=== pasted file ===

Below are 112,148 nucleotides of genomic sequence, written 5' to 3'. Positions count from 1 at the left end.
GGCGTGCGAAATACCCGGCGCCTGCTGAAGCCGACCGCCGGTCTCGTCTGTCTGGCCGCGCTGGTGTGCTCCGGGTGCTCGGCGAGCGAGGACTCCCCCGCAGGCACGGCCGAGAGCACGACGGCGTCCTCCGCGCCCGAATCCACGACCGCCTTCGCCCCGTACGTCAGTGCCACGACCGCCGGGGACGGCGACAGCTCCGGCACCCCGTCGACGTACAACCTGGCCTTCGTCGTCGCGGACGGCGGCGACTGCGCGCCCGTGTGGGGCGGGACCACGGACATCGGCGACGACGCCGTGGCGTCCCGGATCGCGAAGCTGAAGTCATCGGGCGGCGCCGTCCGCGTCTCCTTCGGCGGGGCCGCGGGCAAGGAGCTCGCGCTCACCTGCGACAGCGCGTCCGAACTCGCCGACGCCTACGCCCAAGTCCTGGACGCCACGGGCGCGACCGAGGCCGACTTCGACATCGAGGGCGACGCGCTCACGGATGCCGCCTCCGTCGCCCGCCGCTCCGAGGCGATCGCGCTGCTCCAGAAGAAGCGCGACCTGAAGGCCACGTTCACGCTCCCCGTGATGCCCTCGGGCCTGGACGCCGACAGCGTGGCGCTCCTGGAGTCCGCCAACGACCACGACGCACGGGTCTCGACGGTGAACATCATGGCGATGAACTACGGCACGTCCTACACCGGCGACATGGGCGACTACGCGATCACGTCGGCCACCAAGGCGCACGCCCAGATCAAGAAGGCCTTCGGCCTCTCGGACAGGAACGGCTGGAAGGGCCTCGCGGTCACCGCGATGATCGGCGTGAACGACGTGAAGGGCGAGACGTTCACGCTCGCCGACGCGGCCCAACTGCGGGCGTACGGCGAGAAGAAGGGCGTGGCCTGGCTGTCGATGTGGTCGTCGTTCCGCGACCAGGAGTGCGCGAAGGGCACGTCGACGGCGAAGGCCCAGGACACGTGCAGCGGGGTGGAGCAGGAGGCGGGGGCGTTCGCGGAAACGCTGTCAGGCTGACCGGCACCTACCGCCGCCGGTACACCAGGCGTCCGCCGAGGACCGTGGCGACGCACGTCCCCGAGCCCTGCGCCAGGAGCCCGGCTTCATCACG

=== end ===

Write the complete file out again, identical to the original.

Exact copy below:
Below are 112,148 nucleotides of genomic sequence, written 5' to 3'. Positions count from 1 at the left end.
GGCGTGCGAAATACCCGGCGCCTGCTGAAGCCGACCGCCGGTCTCGTCTGTCTGGCCGCGCTGGTGTGCTCCGGGTGCTCGGCGAGCGAGGACTCCCCCGCAGGCACGGCCGAGAGCACGACGGCGTCCTCCGCGCCCGAATCCACGACCGCCTTCGCCCCGTACGTCAGTGCCACGACCGCCGGGGACGGCGACAGCTCCGGCACCCCGTCGACGTACAACCTGGCCTTCGTCGTCGCGGACGGCGGCGACTGCGCGCCCGTGTGGGGCGGGACCACGGACATCGGCGACGACGCCGTGGCGTCCCGGATCGCGAAGCTGAAGTCATCGGGCGGCGCCGTCCGCGTCTCCTTCGGCGGGGCCGCGGGCAAGGAGCTCGCGCTCACCTGCGACAGCGCGTCCGAACTCGCCGACGCCTACGCCCAAGTCCTGGACGCCACGGGCGCGACCGAGGCCGACTTCGACATCGAGGGCGACGCGCTCACGGATGCCGCCTCCGTCGCCCGCCGCTCCGAGGCGATCGCGCTGCTCCAGAAGAAGCGCGACCTGAAGGCCACGTTCACGCTCCCCGTGATGCCCTCGGGCCTGGACGCCGACAGCGTGGCGCTCCTGGAGTCCGCCAACGACCACGACGCACGGGTCTCGACGGTGAACATCATGGCGATGAACTACGGCACGTCCTACACCGGCGACATGGGCGACTACGCGATCACGTCGGCCACCAAGGCGCACGCCCAGATCAAGAAGGCCTTCGGCCTCTCGGACAGGAACGGCTGGAAGGGCCTCGCGGTCACCGCGATGATCGGCGTGAACGACGTGAAGGGCGAGACGTTCACGCTCGCCGACGCGGCCCAACTGCGGGCGTACGGCGAGAAGAAGGGCGTGGCCTGGCTGTCGATGTGGTCGTCGTTCCGCGACCAGGAGTGCGCGAAGGGCACGTCGACGGCGAAGGCCCAGGACACGTGCAGCGGGGTGGAGCAGGAGGCGGGGGCGTTCGCGGAAACGCTGTCAGGCTGACCGGCACCTACCGCCGCCGGTACACCAGGCGTCCGCCGAGGACCGTGGCGACGCACGTCCCCGAGCCCTGCGCCAGGAGCCCGGCTTCATCACG